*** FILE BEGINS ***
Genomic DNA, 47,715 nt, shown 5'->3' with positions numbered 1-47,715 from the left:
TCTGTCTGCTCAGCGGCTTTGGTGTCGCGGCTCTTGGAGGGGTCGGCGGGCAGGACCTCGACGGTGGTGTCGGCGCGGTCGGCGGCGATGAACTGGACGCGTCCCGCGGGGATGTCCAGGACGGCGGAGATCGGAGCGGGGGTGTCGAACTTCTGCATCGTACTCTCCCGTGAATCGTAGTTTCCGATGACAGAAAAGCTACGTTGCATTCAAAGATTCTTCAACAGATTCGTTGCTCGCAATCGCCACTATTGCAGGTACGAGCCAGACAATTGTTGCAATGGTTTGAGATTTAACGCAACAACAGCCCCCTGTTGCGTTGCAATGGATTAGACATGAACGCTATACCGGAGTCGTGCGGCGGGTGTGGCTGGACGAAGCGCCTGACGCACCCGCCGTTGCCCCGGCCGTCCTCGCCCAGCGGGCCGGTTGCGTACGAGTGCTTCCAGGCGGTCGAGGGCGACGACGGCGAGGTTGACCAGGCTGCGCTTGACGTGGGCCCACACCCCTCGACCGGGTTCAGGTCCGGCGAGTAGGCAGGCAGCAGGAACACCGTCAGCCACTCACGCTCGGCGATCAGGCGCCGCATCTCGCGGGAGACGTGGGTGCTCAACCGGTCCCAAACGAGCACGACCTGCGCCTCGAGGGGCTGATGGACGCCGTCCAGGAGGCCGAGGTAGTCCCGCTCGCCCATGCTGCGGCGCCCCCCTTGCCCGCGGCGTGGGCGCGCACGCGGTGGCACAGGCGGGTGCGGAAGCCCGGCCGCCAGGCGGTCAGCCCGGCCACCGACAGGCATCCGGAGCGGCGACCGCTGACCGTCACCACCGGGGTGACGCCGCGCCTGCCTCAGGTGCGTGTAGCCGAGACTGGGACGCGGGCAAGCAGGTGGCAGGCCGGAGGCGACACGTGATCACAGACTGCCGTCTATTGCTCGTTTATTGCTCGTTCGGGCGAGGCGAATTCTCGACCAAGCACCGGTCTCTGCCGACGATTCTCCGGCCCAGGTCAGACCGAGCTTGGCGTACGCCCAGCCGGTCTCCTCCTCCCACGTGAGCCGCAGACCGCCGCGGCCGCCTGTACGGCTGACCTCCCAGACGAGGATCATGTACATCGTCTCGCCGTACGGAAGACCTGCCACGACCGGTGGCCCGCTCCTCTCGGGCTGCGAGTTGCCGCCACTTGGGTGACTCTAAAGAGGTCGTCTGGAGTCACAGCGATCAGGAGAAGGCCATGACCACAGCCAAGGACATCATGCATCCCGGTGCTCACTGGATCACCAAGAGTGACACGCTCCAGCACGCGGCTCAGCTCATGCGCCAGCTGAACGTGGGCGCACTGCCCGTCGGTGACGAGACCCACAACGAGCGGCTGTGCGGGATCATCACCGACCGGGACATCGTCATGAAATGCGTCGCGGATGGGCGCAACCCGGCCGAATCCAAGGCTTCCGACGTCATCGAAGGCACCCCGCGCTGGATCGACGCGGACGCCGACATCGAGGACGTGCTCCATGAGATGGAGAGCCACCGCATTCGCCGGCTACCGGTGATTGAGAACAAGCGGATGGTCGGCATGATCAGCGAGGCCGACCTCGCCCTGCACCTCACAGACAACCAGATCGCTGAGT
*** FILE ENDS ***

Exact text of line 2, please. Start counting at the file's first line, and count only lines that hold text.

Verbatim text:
TCTGTCTGCTCAGCGGCTTTGGTGTCGCGGCTCTTGGAGGGGTCGGCGGGCAGGACCTCGACGGTGGTGTCGGCGCGGTCGGCGGCGATGAACTGGACGCGTCCCGCGGGGATGTCCAGGACGGCGGAGATCGGAGCGGGGGTGTCGAACTTCTGCATCGTACTCTCCCGTGAATCGTAGTTTCCGATGACAGAAAAGCTACGTTGCATTCAAAGATTCTTCAACAGATTCGTTGCTCGCAATCGCCACTATTGCAGGTACGAGCCAGACAATTGTTGCAATGGTTTGAGATTTAACGCAACAACAGCCCCCTGTTGCGTTGCAATGGATTAGACATGAACGCTATACCGGAGTCGTGCGGCGGGTGTGGCTGGACGAAGCGCCTGACGCACCCGCCGTTGCCCCGGCCGTCCTCGCCCAGCGGGCCGGTTGCGTACGAGTGCTTCCAGGCGGTCGAGGGCGACGACGGCGAGGTTGACCAGGCTGCGCTTGACGTGGGCCCACACCCCTCGACCGGGTTCAGGTCCGGCGAGTAGGCAGGCAGCAGGAACACCGTCAGCCACTCACGCTCGGCGATCAGGCGCCGCATCTCGCGGGAGACGTGGGTGCTCAACCGGTCCCAAACGAGCACGACCTGCGCCTCGAGGGGCTGATGGACGCCGTCCAGGAGGCCGAGGTAGTCCCGCTCGCCCATGCTGCGGCGCCCCCCTTGCCCGCGGCGTGGGCGCGCACGCGGTGGCACAGGCGGGTGCGGAAGCCCGGCCGCCAGGCGGTCAGCCCGGCCACCGACAGGCATCCGGAGCGGCGACCGCTGACCGTCACCACCGGGGTGACGCCGCGCCTGCCTCAGGTGCGTGTAGCCGAGACTGGGACGCGGGCAAGCAGGTGGCAGGCCGGAGGCGACACGTGATCACAGACTGCCGTCTATTGCTCGTTTATTGCTCGTTCGGGCGAGGCGAATTCTCGACCAAGCACCGGTCTCTGCCGACGATTCTCCGGCCCAGGTCAGACCGAGCTTGGCGTACGCCCAGCCGGTCTCCTCCTCCCACGTGAGCCGCAGACCGCCGCGGCCGCCTGTACGGCTGACCTCCCAGACGAGGATCATGTACATCGTCTCGCCGTACGGAAGACCTGCCACGACCGGTGGCCCGCTCCTCTCGGGCTGCGAGTTGCCGCCACTTGGGTGACTCTAAAGAGGTCGTCTGGAGTCACAGCGATCAGGAGAAGGCCATGACCACAGCCAAGGACATCATGCATCCCGGTGCTCACTGGATCACCAAGAGTGACACGCTCCAGCACGCGGCTCAGCTCATGCGCCAGCTGAACGTGGGCGCACTGCCCGTCGGTGACGAGACCCACAACGAGCGGCTGTGCGGGATCATCACCGACCGGGACATCGTCATGAAATGCGTCGCGGATGGGCGCAACCCGGCCGAATCCAAGGCTTCCGACGTCATCGAAGGCACCCCGCGCTGGATCGACGCGGACGCCGACATCGAGGACGTGCTCCATGAGATGGAGAGCCACCGCATTCGCCGGCTACCGGTGATTGAGAACAAGCGGATGGTCGGCATGATCAGCGAGGCCGACCTCGCCCTGCACCTCACAGACAACCAGATCGCTGAGT